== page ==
In 1881, a 29-year-old priest named Michael McGivney brought a small group of men together who wanted to defend their family, country and faith. They met in the basement of St. Mary Parish in New Haven, Connecticut.
The group became the Knights of Columbus, named in honor of Christopher Columbus, a national hero who had brought the Catholic faith to the New World. The Knights' primary principles were charity, unity and fraternity.
Among its charitable endeavors was a life insurance program for widows and orphans of deceased members. Over the years, the Knights have donated more than $1.5 billion to charity (including over $508 million to assist developmentally disabled persons) and given more than 673 million hours in humanitarian service.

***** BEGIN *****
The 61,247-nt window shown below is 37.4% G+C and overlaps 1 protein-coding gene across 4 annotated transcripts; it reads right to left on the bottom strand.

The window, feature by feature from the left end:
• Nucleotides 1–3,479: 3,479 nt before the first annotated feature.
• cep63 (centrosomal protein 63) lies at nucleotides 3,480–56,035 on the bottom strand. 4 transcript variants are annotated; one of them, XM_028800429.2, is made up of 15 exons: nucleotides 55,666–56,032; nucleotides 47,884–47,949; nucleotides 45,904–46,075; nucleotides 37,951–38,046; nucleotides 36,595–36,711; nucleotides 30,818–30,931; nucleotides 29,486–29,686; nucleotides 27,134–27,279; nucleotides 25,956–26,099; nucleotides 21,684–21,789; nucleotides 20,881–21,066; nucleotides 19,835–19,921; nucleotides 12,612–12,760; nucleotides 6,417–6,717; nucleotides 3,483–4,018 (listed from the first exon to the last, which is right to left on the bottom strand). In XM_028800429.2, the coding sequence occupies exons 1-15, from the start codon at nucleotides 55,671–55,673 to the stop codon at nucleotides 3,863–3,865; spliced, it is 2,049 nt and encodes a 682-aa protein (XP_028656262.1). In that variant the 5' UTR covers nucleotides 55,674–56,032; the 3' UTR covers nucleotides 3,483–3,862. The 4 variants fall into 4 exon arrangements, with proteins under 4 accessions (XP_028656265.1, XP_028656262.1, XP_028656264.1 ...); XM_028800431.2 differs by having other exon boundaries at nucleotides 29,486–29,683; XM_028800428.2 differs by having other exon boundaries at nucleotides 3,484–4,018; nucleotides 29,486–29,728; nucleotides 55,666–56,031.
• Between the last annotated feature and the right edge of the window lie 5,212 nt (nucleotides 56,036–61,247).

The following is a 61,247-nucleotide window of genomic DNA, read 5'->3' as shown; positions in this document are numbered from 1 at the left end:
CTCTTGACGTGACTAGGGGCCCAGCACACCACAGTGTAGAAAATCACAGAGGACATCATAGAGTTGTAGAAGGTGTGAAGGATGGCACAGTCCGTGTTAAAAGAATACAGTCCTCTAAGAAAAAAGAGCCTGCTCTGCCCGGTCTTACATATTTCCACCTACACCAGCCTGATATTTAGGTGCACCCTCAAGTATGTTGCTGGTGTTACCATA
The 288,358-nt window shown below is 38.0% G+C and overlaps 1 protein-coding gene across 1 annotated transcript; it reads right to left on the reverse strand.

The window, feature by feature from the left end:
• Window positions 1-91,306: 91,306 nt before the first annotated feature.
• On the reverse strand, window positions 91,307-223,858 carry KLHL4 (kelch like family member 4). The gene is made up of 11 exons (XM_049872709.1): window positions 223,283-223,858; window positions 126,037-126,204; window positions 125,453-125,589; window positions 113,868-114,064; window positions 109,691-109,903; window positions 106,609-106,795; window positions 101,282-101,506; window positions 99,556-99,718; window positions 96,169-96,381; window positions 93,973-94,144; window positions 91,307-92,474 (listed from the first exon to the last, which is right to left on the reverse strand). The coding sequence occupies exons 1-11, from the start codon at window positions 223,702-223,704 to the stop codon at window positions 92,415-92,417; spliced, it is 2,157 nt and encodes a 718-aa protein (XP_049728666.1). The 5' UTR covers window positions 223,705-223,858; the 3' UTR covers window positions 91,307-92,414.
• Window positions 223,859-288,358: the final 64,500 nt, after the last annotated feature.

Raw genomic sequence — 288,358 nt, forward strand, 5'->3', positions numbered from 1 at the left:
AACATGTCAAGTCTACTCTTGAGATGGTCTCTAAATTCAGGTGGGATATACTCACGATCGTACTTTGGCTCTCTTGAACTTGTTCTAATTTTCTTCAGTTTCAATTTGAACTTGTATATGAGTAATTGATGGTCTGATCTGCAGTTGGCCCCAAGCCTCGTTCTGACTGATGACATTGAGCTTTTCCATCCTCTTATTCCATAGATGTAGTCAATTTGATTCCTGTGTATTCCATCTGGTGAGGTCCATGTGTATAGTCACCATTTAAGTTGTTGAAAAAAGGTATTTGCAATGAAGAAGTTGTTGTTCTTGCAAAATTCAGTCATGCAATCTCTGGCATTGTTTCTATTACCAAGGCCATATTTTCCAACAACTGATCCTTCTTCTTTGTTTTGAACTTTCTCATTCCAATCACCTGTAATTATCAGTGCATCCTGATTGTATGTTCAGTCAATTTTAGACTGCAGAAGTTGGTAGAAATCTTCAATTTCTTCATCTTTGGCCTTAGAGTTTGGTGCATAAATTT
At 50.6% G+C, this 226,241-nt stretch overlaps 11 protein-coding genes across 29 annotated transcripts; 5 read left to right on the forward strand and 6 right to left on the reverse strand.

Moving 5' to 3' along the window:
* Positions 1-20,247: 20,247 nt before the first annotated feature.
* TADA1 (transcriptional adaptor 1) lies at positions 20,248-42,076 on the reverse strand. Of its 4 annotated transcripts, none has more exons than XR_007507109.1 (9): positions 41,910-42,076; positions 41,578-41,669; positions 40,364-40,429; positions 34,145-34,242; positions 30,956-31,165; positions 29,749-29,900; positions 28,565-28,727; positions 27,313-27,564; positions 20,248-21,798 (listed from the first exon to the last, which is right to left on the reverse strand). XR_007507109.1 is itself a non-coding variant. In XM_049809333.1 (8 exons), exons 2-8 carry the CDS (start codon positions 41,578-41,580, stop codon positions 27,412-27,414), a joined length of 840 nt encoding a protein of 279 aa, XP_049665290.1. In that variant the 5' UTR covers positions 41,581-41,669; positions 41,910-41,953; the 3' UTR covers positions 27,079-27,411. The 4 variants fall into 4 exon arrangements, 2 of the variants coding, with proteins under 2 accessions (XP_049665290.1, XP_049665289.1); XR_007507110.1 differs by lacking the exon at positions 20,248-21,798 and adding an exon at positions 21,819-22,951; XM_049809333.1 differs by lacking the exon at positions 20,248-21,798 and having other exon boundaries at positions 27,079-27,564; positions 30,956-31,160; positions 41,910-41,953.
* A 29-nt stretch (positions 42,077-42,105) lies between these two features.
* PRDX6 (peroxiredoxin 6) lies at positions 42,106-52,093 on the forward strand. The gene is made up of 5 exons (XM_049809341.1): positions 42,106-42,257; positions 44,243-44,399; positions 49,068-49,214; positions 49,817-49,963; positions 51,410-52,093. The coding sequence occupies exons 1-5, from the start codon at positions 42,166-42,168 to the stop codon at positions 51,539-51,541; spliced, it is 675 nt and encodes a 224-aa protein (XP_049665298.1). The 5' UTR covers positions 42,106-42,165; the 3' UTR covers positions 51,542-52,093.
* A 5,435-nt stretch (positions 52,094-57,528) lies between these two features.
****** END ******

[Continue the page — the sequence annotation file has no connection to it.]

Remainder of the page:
- Little Black Book, Diocese of Saginaw